CHARLESTON, W.Va. — The president of the Kanawha County Commission says there’s no denying his county is in a “mess” because of the ongoing controversy surrounding Kanawha County Prosecuting Attorney Mark Plants.
However, Kent Carper is not joining the calls for Plants — who was charged with two misdemeanor crimes — to resign from his elected office.
“I do not stand in support of the mess that we’re in. I do not stand in personal support of some of the decisions that he made. Why should I?” asked Carper on Thursday’s MetroNews “Talkline.”
“But that’s not the issue. It isn’t my place to go around asking people to resign. I’ve never done that before because I really just think that’s up to the citizens, the voters.”
Earlier this week, Dave Hardy, another member of the Kanawha County Commission, did publicly call for Plants’ resignation — citing the ongoing distractions in Kanawha County and growing costs of the special prosecutors who are handling the cases similar to Plants’ to avoid possible conflicts.
“I don’t see it ending quickly and don’t see it ending very well,” Hardy said of the situation.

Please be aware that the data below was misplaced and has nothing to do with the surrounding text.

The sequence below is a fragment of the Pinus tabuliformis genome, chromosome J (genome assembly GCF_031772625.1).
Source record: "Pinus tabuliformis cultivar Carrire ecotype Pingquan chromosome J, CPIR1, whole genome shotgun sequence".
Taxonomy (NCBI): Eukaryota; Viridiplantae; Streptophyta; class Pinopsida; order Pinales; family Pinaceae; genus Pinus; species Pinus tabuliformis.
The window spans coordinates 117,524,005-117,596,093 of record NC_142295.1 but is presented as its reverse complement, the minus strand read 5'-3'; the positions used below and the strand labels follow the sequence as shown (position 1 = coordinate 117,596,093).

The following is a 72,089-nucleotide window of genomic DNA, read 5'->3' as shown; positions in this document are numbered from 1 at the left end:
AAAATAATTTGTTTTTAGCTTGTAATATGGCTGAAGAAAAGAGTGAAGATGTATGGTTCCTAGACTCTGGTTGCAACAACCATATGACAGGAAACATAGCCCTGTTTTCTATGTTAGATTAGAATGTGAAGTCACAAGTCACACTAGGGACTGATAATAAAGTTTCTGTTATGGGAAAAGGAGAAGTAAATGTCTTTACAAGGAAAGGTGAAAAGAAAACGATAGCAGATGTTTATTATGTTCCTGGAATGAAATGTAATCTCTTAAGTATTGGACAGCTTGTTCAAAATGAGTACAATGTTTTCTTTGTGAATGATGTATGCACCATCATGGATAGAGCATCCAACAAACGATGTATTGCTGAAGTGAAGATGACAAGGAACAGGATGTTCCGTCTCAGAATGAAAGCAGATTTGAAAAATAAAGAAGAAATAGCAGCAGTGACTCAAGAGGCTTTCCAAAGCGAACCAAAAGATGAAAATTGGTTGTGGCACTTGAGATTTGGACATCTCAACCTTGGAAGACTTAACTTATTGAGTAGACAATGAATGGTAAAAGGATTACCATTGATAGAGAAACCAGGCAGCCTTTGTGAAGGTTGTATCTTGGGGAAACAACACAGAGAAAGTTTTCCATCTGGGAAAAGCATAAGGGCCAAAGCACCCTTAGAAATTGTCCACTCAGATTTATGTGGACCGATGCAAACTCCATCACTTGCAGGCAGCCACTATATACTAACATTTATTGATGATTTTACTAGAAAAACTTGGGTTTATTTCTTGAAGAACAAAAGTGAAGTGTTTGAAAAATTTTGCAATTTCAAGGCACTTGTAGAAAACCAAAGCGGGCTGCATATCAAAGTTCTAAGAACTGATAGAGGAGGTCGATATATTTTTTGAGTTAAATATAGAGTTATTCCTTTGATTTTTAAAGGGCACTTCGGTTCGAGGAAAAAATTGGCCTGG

Plants was charged with domestic battery for allegedly striking his oldest son with a belt hard enough to leave a bruise and with violating the domestic protective order his ex-wife had secured. Last week, all parties agreed to a pre-trial diversion agreement that would have lead to the charges against Plants being dismissed within a year if he met certain requirements.
There are questions now about the validity of that pre-trial diversion agreement since that option is usually not one in domestic cases.
Members of the Kanawha County Commission will hold a special meeting on Tuesday to talk about the county’s next steps following a full analysis of a decision the state Supreme Court issued Wednesday. The Court said a temporary suspension of Plants’ law license was not warranted now since there have been no resolutions for the criminal cases.
“Let all of the allegations run their course and if there are convictions then, in terms of discipline, you would have, I think, a much stronger position,” said Chief Justice Robin Davis of the suspension recommendation from the Office of Disciplinary Counsel.
The Court did say “the proceedings against the Respondent (Plants) should continue toward resolution as expeditiously as possible.”
“There was a battle, there was a skirmish in the war and whether or not that was a victory for either side, that’s today, this thing rages on and it’s costing the taxpayers of this state and county a fortune,” Carper said.
There have been no comments from Plants or his attorney on this week’s developments.